Example 3 Two cars start out 500 miles apart. Car A is to the west of Car B and starts driving to the east (i.e. towards Car B) at 35 mph and at the same time Car B starts driving south at 50 mph. After 3 hours of driving at what rate is the distance between the two cars changing? Is it increasing or decreasing?
Show Solution

The first thing to do here is to get sketch a figure showing the situation.

RateOfChange_Ex3

In this figure \(y\) represents the distance driven by Car B and \(x\) represents the distance separating Car A from Car B’s initial position and \(z\) represents the distance separating the two cars. After 3 hours driving time with have the following values of \(x\) and \(y\).

\[x = 500 - 35\left( 3 \right) = 395\hspace{0.5in}\hspace{0.25in}y = 50\left( 3 \right) = 150\]

We can use the Pythagorean theorem to find \(z\) at this time as follows,

\[{z^2} = {395^2} + {150^2} = 178525\hspace{0.5in} \Rightarrow \hspace{0.5in}z = \sqrt {178525} = 422.5222\]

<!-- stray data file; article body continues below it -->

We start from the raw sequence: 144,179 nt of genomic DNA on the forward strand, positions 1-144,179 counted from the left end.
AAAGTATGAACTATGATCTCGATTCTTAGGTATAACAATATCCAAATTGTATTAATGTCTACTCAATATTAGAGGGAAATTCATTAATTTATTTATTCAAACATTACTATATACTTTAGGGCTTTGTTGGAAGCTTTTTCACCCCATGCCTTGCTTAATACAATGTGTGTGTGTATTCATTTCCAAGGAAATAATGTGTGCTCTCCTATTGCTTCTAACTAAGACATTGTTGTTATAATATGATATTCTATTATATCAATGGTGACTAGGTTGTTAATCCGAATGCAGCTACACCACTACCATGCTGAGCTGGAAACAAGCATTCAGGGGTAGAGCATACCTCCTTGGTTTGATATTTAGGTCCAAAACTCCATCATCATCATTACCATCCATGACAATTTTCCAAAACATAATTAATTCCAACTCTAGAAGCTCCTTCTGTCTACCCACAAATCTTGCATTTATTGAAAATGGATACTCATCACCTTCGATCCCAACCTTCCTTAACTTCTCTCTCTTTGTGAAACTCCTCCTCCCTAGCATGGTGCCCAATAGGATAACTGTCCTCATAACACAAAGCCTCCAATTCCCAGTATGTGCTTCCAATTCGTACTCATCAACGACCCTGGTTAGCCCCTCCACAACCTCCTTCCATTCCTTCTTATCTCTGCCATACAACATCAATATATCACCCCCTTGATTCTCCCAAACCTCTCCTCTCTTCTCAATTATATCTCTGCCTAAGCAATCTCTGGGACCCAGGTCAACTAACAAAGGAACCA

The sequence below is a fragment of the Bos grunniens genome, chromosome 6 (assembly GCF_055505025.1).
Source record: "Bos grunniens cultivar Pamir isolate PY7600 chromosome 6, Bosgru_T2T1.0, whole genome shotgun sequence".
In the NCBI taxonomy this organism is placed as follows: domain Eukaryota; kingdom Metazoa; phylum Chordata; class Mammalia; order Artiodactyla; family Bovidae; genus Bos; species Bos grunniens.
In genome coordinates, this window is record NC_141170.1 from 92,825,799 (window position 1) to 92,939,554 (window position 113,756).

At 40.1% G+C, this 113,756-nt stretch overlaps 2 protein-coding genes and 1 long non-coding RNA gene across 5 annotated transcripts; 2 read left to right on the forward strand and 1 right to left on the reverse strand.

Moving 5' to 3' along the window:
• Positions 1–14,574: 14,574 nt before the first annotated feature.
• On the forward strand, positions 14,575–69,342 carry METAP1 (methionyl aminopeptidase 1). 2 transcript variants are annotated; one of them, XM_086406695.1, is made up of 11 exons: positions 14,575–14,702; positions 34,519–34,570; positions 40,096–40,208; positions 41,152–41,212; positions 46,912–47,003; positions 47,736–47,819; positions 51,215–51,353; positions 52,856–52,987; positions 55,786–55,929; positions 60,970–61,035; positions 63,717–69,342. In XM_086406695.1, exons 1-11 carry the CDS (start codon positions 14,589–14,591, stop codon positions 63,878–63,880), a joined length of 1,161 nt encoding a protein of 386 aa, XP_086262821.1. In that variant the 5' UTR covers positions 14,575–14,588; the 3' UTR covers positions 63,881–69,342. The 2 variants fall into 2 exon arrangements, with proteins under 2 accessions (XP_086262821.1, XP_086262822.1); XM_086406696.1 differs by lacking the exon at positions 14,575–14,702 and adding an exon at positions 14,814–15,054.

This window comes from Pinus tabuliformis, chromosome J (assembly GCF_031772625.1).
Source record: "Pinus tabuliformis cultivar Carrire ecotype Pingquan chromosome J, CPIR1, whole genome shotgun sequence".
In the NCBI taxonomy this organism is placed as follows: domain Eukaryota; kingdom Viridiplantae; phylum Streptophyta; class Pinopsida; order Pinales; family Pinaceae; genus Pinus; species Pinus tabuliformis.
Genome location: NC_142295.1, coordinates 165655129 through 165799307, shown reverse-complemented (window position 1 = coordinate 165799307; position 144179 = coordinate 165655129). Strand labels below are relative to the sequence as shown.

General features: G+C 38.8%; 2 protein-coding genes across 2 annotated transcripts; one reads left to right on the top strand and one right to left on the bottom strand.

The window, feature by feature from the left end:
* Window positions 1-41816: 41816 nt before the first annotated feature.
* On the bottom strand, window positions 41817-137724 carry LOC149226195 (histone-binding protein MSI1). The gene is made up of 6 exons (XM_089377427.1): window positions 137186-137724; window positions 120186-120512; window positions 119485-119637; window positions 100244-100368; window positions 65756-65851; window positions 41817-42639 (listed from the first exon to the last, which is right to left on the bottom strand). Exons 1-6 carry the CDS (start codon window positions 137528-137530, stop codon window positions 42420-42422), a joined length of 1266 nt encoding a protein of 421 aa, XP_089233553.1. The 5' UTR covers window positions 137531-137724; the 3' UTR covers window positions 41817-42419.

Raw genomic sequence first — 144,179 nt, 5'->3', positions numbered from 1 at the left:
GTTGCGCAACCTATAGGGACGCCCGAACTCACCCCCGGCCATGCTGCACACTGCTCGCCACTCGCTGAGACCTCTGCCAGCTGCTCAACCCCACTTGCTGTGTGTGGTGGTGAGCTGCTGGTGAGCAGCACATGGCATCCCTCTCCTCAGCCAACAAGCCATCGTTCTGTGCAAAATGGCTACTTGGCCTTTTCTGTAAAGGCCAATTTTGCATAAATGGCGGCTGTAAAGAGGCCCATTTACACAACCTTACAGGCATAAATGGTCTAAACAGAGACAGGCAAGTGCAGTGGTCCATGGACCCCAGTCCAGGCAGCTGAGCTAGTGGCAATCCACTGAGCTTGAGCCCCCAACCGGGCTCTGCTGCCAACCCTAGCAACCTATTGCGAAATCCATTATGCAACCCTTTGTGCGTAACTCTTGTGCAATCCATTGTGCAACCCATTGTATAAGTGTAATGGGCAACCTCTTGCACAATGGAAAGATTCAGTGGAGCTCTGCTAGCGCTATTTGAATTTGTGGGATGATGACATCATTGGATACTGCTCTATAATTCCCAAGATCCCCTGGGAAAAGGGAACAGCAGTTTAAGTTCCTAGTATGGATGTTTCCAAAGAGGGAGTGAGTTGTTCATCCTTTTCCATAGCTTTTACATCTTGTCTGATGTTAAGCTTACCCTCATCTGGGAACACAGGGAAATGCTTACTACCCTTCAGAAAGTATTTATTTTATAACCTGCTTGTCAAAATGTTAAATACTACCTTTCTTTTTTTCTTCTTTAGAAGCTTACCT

Now, to answer this question we will need to determine \(z'\) given that \(x' = - 35\) and \(y' = 50\). Do you agree with the signs on the two given rates? Remember that a rate is negative if the quantity is decreasing and positive if the quantity is increasing.

We can again use the Pythagorean theorem here. First, write it down and the remember that \(x\), \(y\), and \(z\) are all changing with time and so differentiate the equation using Implicit Differentiation.

\[{z^2} = {x^2} + {y^2}\hspace{0.5in} \Rightarrow \hspace{0.5in}2zz' = 2xx' + 2yy'\]

Finally, all we need to do is cancel a two from everything, plug in for the known quantities and solve for \(z'\).

\[z'\left( {422.5222} \right) = \left( {395} \right)\left( { - 35} \right) + \left( {150} \right)\left( {50} \right)\hspace{0.25in} \Rightarrow \hspace{0.5in}z' = \frac{{ - 6325}}{{422.5222}} = - 14.9696\]

So, after three hours the distance between them is decreasing at a rate of 14.9696 mph.

So, in this section we covered three “standard” problems using the idea that the derivative of a function gives the rate of change of the function. As mentioned earlier, this chapter will be focusing more on other applications than the idea of rate of change, however, we can’t forget this application as it is a very important one.